This Copernicus Sentinel-1 image acquired on February 2019 takes us over Raiatea and Taha’a islands located among the western group, the Leeward Islands, of the Society Islands in French Polynesia, an overseas territory of France in the Pacific Ocean.
Raiatea, is the second largest of the Society Islands, after Tahiti, in French Polynesia, and its meaning “faraway heaven” and “sky with soft light,” is considered the homeland of the ancient Polynesians.
It was the first inhabited island and the starting point for expansion into the Pacific. The expansion of Polynesians throughout the Pacific began on Raiatea. After offering blessings through sacred ceremonies and celebrations, outriggers with original settlers ventured north to Hawaii and west to New Zealand.
On Mount Temehani there is the symbol of the island, the tiare’apetahi, a wonderful flower that grows only in Raiatea. According to legend, the delicate sound of the petals opening at dawn is like the sound of the broken heart of a woman who was prevented from marrying the son of a Tahitian king.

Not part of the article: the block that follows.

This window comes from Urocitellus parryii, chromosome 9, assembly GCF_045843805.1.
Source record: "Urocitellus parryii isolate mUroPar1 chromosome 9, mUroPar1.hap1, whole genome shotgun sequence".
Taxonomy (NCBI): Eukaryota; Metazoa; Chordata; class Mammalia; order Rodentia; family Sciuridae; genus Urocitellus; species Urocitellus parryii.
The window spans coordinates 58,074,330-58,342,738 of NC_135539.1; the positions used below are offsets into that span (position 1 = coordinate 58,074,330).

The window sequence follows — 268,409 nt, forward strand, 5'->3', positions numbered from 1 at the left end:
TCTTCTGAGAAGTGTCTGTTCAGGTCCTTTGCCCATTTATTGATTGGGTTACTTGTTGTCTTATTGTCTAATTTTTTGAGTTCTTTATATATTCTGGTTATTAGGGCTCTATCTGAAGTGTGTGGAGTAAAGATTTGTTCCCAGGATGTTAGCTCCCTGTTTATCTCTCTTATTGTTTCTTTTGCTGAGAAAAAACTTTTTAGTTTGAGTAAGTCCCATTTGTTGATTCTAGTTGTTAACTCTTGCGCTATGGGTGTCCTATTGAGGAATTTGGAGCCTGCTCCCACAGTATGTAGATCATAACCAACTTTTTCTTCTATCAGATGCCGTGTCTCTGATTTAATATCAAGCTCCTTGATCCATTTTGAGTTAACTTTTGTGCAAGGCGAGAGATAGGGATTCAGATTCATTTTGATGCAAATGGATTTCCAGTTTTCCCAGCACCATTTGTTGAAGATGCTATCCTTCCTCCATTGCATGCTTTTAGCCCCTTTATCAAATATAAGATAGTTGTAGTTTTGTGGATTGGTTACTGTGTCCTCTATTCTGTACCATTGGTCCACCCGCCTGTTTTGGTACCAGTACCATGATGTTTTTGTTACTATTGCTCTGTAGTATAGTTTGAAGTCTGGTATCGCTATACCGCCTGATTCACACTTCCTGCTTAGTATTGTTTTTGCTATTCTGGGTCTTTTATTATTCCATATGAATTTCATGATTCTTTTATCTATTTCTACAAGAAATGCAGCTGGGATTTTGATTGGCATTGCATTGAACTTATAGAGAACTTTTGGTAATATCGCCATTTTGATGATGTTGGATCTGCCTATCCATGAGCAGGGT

Taha’a, suitably shaped like a flower, is known as the “Vanilla Island”, because the intoxicating scent of vanilla (the only variety of edible orchid) pervades the air . Taha’a produces 70-80% of all French Polynesia’s vanilla.
The islands of Taha’a and Raiatea are enclosed all of their perimeter by numerous motus, which are sandy islets close to coral reefs . The sea trapped between the island and the outer circle of the motus gives rise the turquoise color of the water.
Tahaa and Raiatea may once have been a single island and tells the legend that the islands were divided by the tail of a sacred eel, possessed by the spirit of a princess.